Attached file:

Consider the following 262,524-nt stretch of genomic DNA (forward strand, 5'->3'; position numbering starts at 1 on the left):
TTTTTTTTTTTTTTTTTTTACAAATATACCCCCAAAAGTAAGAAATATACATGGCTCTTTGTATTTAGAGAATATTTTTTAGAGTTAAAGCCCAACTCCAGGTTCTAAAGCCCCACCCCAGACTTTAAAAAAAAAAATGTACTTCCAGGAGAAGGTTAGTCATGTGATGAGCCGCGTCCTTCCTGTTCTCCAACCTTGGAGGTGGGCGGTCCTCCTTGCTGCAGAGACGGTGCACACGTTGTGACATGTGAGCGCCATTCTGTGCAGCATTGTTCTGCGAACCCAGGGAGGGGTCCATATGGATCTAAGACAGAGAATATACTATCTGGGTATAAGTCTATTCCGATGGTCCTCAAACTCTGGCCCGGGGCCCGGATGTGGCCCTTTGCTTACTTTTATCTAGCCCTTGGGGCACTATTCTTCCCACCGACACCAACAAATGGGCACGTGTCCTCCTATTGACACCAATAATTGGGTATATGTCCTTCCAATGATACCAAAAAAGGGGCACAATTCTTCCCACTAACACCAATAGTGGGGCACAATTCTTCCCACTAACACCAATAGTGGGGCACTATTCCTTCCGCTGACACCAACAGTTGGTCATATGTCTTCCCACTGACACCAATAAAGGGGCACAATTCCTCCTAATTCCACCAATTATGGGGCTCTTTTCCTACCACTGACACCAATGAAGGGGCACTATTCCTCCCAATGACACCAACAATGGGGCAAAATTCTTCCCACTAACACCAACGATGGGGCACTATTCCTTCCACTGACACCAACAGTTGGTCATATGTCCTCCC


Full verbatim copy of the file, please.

Consider the following 262,524-nt stretch of genomic DNA (forward strand, 5'->3'; position numbering starts at 1 on the left):
TTTTTTTTTTTTTTTTTTTACAAATATACCCCCAAAAGTAAGAAATATACATGGCTCTTTGTATTTAGAGAATATTTTTTAGAGTTAAAGCCCAACTCCAGGTTCTAAAGCCCCACCCCAGACTTTAAAAAAAAAAATGTACTTCCAGGAGAAGGTTAGTCATGTGATGAGCCGCGTCCTTCCTGTTCTCCAACCTTGGAGGTGGGCGGTCCTCCTTGCTGCAGAGACGGTGCACACGTTGTGACATGTGAGCGCCATTCTGTGCAGCATTGTTCTGCGAACCCAGGGAGGGGTCCATATGGATCTAAGACAGAGAATATACTATCTGGGTATAAGTCTATTCCGATGGTCCTCAAACTCTGGCCCGGGGCCCGGATGTGGCCCTTTGCTTACTTTTATCTAGCCCTTGGGGCACTATTCTTCCCACCGACACCAACAAATGGGCACGTGTCCTCCTATTGACACCAATAATTGGGTATATGTCCTTCCAATGATACCAAAAAAGGGGCACAATTCTTCCCACTAACACCAATAGTGGGGCACAATTCTTCCCACTAACACCAATAGTGGGGCACTATTCCTTCCGCTGACACCAACAGTTGGTCATATGTCTTCCCACTGACACCAATAAAGGGGCACAATTCCTCCTAATTCCACCAATTATGGGGCTCTTTTCCTACCACTGACACCAATGAAGGGGCACTATTCCTCCCAATGACACCAACAATGGGGCAAAATTCTTCCCACTAACACCAACGATGGGGCACTATTCCTTCCACTGACACCAACAGTTGGTCATATGTCCTCCC